• One method of evaluating yourself as a manager is to do so based on maintaining relationships (in all directions)
  • As a tool, I have found that this works best when you focus on all relationships at a specific point in time. (If I had done this iteratively, I suspect that it would have been much easier and I might have designed an interesting approach to do so)
  • This helped me be be a bit more objective about my behaviours and helped me move away from summarising decades of professional work when considering the question.
  • I accept that I find that it is exceptionally hard to evaluate myself as a good or bad manager without providing context: “with who?”, “under what conditions?” and “pursuing what goals?”. It is a bit like being asked “are you the right person for any job?” without knowing what the job is and who you will work with.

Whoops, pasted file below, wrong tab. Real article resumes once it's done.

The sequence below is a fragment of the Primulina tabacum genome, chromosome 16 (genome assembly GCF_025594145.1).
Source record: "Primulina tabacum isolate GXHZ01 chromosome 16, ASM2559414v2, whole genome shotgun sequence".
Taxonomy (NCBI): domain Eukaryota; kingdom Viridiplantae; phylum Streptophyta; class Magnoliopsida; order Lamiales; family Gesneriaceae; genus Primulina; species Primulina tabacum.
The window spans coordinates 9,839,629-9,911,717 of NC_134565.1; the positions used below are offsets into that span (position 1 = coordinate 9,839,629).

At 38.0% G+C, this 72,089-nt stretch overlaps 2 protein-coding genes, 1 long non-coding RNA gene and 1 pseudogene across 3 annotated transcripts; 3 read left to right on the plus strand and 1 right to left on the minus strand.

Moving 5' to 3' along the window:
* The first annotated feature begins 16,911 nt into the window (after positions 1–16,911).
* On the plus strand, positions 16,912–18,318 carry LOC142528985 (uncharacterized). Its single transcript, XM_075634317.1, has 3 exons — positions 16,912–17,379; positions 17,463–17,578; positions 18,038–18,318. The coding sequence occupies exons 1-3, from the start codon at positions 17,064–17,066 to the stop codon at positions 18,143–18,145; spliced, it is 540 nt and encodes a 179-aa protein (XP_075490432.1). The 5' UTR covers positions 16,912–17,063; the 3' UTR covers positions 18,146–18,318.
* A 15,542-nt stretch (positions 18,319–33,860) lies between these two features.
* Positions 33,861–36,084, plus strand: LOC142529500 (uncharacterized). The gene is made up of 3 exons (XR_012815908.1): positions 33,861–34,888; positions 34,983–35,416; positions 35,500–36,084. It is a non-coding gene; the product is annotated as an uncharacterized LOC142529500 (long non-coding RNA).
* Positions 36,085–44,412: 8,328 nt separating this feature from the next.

I wrote my friend Sylvain to thank him. I feel that I have stumbled on an interesting new method to review my work week to week, and help me identify opportunities to improve my effectiveness within organisations. I have not fully flushed out an approach just yet, but it is a good start. I am anxious to see how this goes.

I think that the next time I am asked if I am a good manager, I will answer: “I know that I always want to be.”


How Rules Change the Game

It has been a rough 2016 for me so far… It started with me slipping and falling down some steps back in late December. That resulted in some very annoying problems with my neck, a solid month of lying flat in bed and about another six weeks of rehab. No sooner than I was cleared to get active, I seem to have picked up some form of never ending flu or cold that has had me once again flat out in bed.

The truth is… that I am bored.



Win Win Win!!!